Eli Lilly and Company and KeyBioscience AG have agreed to a new collaboration focused on the development of Dual Amylin Calcitonin Receptor Agonists (DACRAs), a potential new class of treatments for metabolic disorders such as type 2 diabetes, the companies announced today.
The collaboration includes access to the DACRA platform with multiple molecules including KBP-042, KBP-089 and KBP-056. KeyBioscience has initiated Phase 2 development with KBP-042. Other assets included in the collaboration, engineered for differences in effect or potency, range from Phase 1 to pre-clinical.
Under terms of the agreement, Lilly will receive worldwide rights to develop and commercialize these molecules. In exchange for these rights, KeyBioscience will receive an initial payment of $55 million and is eligible for additional potential development, regulatory, and commercialization milestones, as well as tiered royalty payments on future sales.
“We are extremely excited about the promise of this new mechanism, which could potentially improve insulin sensitivity, reduce weight and improve blood glucose control,” said Morten Karsdal, chairman of the board, KeyBioscience AG. “The dual activation of the calcitonin and amylin receptors is exciting research in the diabetes space. We look forward to partnering with Lilly to advance this important work.”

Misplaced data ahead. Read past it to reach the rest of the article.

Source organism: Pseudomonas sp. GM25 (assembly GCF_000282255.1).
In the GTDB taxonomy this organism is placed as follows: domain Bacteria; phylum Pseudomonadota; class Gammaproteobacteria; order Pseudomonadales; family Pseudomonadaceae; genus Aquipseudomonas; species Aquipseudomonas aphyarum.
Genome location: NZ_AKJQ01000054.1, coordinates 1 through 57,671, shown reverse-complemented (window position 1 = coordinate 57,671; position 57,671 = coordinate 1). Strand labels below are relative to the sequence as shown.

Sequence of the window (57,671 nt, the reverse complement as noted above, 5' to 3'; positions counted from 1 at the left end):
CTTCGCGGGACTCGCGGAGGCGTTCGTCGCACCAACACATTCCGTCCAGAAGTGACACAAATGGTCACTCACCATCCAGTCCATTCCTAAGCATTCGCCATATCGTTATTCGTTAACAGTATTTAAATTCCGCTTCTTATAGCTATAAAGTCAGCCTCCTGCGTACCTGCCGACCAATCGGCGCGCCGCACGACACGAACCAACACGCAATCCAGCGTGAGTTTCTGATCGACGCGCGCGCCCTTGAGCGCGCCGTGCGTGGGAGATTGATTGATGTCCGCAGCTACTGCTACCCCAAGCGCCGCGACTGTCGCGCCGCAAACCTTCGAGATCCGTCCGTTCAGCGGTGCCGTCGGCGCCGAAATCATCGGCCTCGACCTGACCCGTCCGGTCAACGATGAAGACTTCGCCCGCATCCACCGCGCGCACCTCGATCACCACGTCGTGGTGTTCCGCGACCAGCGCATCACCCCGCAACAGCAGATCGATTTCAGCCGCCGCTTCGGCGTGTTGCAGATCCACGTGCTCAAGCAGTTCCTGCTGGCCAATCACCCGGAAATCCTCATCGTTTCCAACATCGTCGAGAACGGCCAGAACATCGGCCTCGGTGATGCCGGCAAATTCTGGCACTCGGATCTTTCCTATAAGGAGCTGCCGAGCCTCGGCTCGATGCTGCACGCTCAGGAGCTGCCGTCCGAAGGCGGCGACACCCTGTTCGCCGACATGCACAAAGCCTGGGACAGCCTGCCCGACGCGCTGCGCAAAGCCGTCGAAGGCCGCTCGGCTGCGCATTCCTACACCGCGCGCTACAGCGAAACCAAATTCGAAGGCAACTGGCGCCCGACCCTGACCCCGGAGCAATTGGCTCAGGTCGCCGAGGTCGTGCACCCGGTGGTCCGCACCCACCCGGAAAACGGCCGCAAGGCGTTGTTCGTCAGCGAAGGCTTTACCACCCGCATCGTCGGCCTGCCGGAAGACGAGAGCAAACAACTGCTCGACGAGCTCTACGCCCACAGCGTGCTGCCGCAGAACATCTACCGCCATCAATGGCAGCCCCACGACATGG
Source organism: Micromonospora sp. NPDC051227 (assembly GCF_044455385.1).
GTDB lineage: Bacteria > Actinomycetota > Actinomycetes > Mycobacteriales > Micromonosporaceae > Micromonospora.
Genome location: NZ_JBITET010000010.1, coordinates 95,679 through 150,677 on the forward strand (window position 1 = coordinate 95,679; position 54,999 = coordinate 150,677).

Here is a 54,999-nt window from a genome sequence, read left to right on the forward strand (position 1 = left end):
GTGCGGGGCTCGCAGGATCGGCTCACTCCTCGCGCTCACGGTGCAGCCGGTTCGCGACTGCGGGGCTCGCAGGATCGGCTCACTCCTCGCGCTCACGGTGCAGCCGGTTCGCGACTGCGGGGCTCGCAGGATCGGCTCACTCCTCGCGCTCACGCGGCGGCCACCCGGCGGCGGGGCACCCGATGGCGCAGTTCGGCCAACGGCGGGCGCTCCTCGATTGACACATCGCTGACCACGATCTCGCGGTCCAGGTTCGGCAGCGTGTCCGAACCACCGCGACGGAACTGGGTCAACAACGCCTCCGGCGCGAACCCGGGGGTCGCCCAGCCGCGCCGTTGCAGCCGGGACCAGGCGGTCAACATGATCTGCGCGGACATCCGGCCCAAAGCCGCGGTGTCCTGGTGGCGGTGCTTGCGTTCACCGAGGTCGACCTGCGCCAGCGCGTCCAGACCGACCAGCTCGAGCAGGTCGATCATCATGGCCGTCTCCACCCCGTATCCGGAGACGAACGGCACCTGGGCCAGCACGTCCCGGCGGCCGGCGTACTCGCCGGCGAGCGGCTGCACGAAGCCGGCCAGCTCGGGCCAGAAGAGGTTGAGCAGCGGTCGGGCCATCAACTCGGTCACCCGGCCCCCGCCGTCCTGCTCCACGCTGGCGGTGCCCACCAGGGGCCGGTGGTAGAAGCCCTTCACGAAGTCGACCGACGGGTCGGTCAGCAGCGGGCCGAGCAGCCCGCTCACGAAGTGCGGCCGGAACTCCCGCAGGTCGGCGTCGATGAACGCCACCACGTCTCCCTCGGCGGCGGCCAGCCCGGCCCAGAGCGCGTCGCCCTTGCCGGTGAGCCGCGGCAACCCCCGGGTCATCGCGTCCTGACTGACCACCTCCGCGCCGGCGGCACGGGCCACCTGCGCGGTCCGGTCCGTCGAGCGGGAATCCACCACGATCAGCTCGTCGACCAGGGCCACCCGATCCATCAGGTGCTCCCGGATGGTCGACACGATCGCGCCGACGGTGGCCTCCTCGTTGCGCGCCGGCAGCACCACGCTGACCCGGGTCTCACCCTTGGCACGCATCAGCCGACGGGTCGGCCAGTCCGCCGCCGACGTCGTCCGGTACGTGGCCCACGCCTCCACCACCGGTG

The dual activation of calcitonin and amylin receptors is thought to improve insulin sensitivity, suppress food intake, reduce fat deposition, improve blood glucose levels and cause weight reduction.
More than 400 million people around the world have diabetes, according to the International Diabetes Federation, and approximately 9 of 10 people with diabetes have type 2 diabetes. In addition to diet and exercise, current therapies for type 2 diabetes include insulins, oral treatments, and non-insulin injectables.
“This is an exciting opportunity,” said Enrique Conterno, president, Lilly Diabetes and Lilly USA. “Our strategic collaboration with KeyBioscience AG will open the door to a potentially innovative treatment approach for people with type 2 diabetes and, possibly, other metabolic conditions.”